Training sessions with Shami during lockdown helped Mohsin
NEW DELHI: When Imran Khan, a young aspiring first-class cricketer took his younger brother Mohsin to Badruddin Siddiqui for guidance, the coach didn’t know what to make of the short and slight player from Moradabad’s Sambhal area.
With eight wickets from four games, Mohsin is the latest among the group of rookie pacers, who have started making waves in this year’s IPL. Badruddin is one of the well-known grassroots level coaches in UP, having groomed the versatile Mohammed Shami during his initial years.
“It was more than a decade back when Mohsin’s elder brother Imran used to come to my academy. By then Shami had moved to Kolkata and was playing Ranji Trophy.
“It was Imran who told me that his younger Mohsin is interested and if he could bring him for training,” Badruddin recollected after his ward took 4/16, including wickets of David Warner, Rishabh Pant and Rovman Powell to win it for Lucknow Super Giants. Badruddin remembers that initially Mohsin was like any other 13-year-old, who would at times be a tad inattentive.
“Kids of that age would be like that. Suddenly, he is bowling and next moment I see him padded up and taking guard. He would get scolded by me but if I am honest, 10 years back, I never felt seeing his physique that he could become a potent fast bowler,” the coach said.
“However, his height shot up in a year and he became six feet tall. His game went to a different level and he started working hard with full focus,” the coach said. Multan Khan, a retired cop with UP Police had full faith in Badruddin since he was Shami’s coach and left it entirely on him to guide his son.
“Imran unfortunately couldn’t continue and later cleared the state government exam and is now employed. But their father left all cricketing decisions with me. Once he got selected in the Vijay Merchant Trophy (U-16 Nationals), I knew he would come up the ranks,” he said.
In fact, just like Shami left for Kolkata to face the bump and grind of tough club cricket, Badruddin also sent Mohsin to Kolkata based coach Abdul Monayem so that he could arrange a first division club for him. Lot of youngsters from Meerut ply their trade as professionals in Kolkata but as luck would have it, Mohsin had to come back as he was selected for U-19 UP side.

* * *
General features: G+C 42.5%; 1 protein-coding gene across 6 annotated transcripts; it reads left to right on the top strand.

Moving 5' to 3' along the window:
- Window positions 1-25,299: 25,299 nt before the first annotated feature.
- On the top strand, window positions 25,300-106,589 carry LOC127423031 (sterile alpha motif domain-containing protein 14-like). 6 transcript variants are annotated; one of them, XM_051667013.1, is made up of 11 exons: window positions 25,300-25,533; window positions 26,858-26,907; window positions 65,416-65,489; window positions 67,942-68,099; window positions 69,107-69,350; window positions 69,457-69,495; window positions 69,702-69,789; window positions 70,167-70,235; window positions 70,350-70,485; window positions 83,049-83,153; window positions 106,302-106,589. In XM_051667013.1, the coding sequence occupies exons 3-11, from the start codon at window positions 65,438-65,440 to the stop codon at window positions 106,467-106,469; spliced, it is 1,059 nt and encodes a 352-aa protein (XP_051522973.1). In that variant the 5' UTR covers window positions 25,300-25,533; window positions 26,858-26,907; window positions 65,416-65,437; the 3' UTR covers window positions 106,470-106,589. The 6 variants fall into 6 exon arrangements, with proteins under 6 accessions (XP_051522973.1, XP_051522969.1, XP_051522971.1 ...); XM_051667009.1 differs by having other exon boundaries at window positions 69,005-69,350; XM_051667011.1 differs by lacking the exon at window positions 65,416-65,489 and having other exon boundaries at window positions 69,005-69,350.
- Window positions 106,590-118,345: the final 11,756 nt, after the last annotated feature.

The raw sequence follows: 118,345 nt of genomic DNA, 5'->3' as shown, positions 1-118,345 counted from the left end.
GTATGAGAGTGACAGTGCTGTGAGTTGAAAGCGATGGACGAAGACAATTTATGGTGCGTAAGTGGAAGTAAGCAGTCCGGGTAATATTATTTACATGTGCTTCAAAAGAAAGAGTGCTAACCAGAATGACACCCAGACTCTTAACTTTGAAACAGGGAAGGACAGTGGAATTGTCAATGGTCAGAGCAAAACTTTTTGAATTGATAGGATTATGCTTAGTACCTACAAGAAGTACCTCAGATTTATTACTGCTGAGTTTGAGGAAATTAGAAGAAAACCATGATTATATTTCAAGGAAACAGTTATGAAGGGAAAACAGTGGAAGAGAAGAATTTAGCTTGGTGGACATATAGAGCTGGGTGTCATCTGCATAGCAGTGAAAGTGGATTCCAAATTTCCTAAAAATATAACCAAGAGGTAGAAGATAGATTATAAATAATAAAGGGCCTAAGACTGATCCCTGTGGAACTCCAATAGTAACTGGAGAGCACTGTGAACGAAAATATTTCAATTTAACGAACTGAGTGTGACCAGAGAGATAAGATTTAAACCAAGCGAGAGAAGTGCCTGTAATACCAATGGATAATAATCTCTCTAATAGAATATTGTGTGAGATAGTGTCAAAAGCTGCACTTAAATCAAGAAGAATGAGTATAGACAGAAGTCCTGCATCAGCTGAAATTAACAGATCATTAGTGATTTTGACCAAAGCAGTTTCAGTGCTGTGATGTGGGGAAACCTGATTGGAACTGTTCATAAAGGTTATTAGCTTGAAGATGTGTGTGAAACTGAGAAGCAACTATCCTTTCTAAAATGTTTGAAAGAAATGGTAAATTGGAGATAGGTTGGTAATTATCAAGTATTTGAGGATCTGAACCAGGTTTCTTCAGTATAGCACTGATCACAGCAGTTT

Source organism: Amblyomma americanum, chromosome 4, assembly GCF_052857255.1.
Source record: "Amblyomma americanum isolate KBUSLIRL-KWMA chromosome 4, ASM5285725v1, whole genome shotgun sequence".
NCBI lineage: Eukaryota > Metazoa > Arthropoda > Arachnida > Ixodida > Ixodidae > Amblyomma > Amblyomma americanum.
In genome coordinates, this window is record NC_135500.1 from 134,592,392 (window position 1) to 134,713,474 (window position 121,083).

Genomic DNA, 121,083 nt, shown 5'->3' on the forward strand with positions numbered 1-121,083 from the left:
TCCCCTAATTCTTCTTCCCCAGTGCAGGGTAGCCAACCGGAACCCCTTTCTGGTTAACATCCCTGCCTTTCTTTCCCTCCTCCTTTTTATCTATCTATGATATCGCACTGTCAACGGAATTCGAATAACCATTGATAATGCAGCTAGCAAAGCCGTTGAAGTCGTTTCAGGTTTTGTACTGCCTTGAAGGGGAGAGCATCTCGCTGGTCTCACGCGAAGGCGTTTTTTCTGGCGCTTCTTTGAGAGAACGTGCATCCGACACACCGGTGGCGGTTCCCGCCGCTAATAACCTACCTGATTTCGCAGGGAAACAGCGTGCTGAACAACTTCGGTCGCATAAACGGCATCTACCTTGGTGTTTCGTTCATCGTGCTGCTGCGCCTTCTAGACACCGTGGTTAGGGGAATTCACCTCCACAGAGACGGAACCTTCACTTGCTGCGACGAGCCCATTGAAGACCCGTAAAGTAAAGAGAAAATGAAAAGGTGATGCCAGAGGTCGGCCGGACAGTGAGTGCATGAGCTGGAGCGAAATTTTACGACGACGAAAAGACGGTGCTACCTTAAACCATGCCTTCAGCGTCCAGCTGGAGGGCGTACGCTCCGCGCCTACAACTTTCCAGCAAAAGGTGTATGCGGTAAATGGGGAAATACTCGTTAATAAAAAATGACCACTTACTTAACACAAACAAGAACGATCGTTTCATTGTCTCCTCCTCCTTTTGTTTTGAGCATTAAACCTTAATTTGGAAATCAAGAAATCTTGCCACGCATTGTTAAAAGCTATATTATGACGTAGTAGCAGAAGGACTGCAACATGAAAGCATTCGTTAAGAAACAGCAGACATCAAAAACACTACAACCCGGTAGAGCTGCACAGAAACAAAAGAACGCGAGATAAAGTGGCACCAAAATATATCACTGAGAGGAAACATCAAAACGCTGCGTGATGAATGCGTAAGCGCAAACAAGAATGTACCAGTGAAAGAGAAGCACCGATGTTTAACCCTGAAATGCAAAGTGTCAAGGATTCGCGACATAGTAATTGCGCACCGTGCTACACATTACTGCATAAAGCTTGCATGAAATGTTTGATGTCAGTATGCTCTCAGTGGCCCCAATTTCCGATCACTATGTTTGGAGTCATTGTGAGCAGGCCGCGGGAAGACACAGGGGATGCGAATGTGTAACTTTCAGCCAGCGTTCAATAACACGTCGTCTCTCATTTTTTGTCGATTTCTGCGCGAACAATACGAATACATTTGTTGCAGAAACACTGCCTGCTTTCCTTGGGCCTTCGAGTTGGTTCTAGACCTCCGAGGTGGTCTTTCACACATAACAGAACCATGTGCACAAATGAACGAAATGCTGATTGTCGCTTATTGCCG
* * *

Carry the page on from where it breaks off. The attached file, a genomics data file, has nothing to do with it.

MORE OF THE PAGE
“I remember Mohsin as he played in some practice matches between club teams that we had arranged pre-season. He attracted a lot of attention with his 6 feet 3 inch frame and would release the ball from around 10 feet after jump. He was a fine talent but he had to go back,” Monayem recollected.
Training with Shami at his private groundWhile he has been primarily a white-ball bowler, in 2020 during first lockdown post Covid-19, Mohsin got a rare chance to train with Shami at his residential ground in Amroha. Shami owns a proper private ground at his native place where he has developed turf pitches and along with Badruddin, his younger brother Mohammed Kaif and Mohsin trained there during lockdown.
“It was a very small group and I had called Mohsin so that he could train and learn watching Shami. I also wanted Shami to have a look at him and give his feedback as to how he was shaping up. “What I felt was that Shami was impressed and gave him a lot of tips. He has often enquired about Mohsin’s progress. And trust me you have seen his bowling but he is an equally capable had-hitting batter,” Badruddin said.
UP’s most potent T20 bowler of lateLucknow is not the first team for Mohsin as he was picked by Mumbai Indians some years back after attending trials. It was learnt a senior BCCI official’s right-hand man back then had really helped Mohsin get a first foothold but MI then had a set team and he didn’t get chance to play.
Before Vijay Dahiya joined Lucknow Super Giants as an assistant coach this season, he already had worked as the senior UP team’s head coach and already had a first hand knowledge about Mohsin’s talent which came in handy at the auction. Dahiya, perhaps one of the best talent spotters in the country, had preferred playing Mohsin in one of the games ahead of the seasoned Ankit Rajpoot.
“Apart from Bhuvneshwar Kumar, we had three premier pacers –Yash (Dayal), Ankit and Mohsin. In one of the T20 games, we gave Ankit a break and played Mohsin.
“The extra bounce that he gets due to his height will always be an advantage. He is humble, gentle and hardworking, the attributes one always likes,” Dahiya said. Setting a player of Pant’s calibre with short balls and then a dipping fuller delivery showed how he can be a ‘Director’s Actor’, in this case a captain’s perfect executor, but the tougher journey will start now.
“The challenge now is to remain grounded and the real test of temperament will happen in this tournament itself. Not all days will be the same. “A game will be round the corner where batters will go hell for leather against him. How he comes back will tell us how he will be doing in future. In the end, we all have our future in our own hands,” Dahiya concluded.